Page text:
John Bull, long-lived and much-beloved English yeoman farmer, has died of self-inflicted wounds.
Although born in comparatively modern times (1712), Bull’s ancestors trace their lineage to the fall of the Roman Empire (476 CE). Signal events in Bull’s family archive included the Norman Invasion (1066), signing of the Magna Carta (1215), defeat of the Spanish Armada (1588), and union with Scotland, thereby birthing the United Kingdom (1707). Bull’s finest hour came in 1940, when he and his countrymen staved off a Nazi invasion, saving both the Old World and the New from fascist dictatorship.
Immediately recognizable by his ample profile (a legacy, no doubt, of many a pleasant afternoon at the Village pub), and his waistcoat emblazoned with the Union Jack, Bull was widely admired, both at home and abroad. Washington Irving, American author and creator of such well-known tales as Rip Van Winkle and The Legend of Sleepy Hollow, described him as:
“…[A] plain, downright, matter-of-fact fellow, with much less of poetry about him than rich prose. There is little of romance in his nature, but a vast deal of a strong natural feeling. He excels in humour more than in wit; is jolly rather than gay; melancholy rather than morose; can easily be moved to a sudden tear or surprised into a broad laugh; but he loathes sentiment and has no turn for light pleasantry. He is a boon companion, if you allow him to have his humour and to talk about himself; and he will stand by a friend in a quarrel with life and purse, however soundly he may be cudgelled.”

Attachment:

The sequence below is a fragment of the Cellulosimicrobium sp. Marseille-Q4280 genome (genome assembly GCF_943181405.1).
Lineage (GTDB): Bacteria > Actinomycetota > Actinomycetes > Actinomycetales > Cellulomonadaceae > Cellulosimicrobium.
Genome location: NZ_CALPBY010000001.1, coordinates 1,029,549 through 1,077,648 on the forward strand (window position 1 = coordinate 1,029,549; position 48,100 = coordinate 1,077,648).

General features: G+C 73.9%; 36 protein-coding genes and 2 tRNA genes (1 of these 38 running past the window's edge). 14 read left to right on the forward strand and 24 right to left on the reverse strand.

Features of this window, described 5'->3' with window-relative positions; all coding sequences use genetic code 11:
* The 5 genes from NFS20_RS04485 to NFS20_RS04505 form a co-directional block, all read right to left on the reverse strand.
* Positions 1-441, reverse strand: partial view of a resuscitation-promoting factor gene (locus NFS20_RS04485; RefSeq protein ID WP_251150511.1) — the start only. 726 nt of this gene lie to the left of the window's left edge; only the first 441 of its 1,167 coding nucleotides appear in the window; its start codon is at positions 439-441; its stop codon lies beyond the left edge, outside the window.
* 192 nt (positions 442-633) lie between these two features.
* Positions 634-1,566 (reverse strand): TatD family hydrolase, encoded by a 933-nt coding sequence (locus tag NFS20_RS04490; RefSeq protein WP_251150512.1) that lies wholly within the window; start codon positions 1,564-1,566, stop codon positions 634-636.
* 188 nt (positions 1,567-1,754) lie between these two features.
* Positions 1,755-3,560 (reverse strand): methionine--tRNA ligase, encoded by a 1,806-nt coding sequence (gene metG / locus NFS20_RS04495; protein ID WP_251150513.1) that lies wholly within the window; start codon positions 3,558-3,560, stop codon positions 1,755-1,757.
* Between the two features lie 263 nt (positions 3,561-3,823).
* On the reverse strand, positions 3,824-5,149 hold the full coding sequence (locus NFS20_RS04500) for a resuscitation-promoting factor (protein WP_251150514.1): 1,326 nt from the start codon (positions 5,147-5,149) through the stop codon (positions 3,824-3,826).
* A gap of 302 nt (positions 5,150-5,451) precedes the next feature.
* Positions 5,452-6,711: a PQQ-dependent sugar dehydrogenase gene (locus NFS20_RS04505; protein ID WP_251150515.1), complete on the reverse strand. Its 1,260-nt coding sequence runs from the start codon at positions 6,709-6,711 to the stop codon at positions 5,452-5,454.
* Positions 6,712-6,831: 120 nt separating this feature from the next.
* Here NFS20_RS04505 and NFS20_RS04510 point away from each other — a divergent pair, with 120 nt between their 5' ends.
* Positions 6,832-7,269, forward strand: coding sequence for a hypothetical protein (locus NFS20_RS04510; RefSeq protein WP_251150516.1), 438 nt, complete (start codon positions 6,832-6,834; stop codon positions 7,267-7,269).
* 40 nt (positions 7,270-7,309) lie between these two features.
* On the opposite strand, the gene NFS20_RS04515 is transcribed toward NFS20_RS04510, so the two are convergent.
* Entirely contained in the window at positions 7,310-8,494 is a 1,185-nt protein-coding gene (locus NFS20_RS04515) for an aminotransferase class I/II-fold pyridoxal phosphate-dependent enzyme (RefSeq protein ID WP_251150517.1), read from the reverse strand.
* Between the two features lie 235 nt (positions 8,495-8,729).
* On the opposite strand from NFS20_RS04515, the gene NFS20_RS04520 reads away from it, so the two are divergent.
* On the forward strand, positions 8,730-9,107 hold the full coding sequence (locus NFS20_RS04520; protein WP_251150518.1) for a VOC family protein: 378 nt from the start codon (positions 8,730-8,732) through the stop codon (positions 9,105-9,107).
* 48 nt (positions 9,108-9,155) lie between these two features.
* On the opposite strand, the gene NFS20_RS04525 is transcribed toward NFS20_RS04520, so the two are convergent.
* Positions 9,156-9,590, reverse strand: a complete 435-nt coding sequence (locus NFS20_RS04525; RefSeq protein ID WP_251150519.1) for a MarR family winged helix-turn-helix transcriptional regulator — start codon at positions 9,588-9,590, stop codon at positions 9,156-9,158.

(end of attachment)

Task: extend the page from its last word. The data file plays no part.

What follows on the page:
Bull had been, until recently, a steadying influence on his country’s affairs.
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We began this thread in the aftermath of the Indiana State Legislature’s decision to remove disability in the offspring as a legal reason for termination of pregnancy Go here to read the full text of the legislation).
I asked readers for their opinion of what they would do if they were a doctor practicing in Indiana. This proved to be an overwhelming or unanswerable question. (In any case, I got no answers!). Then I rephrased the question: If you found yourself or your partner pregnant and the fetus had a genetic disorder, and you were planning to discuss the issue with your doctor, how would you like your doctor to treat you? My hope was that wording the question this way would make it more accessible – since everyone has been a patient at one time or another, and we all have expectations of how we’d like to be treated by the doctor.
I received an extended reply from a woman named Anne, who is the mother of a child with severe disabilities. Although Anne was prepared to accept abortion for various other reasons, she equated termination of pregnancy on the grounds of disability in the offspring with repudiating the value of her own living child with disabilities: “If people like [my son] can’t depend on their own mothers or on their [physicians] to defend, fiercely, their place in this world, then we’ve failed.”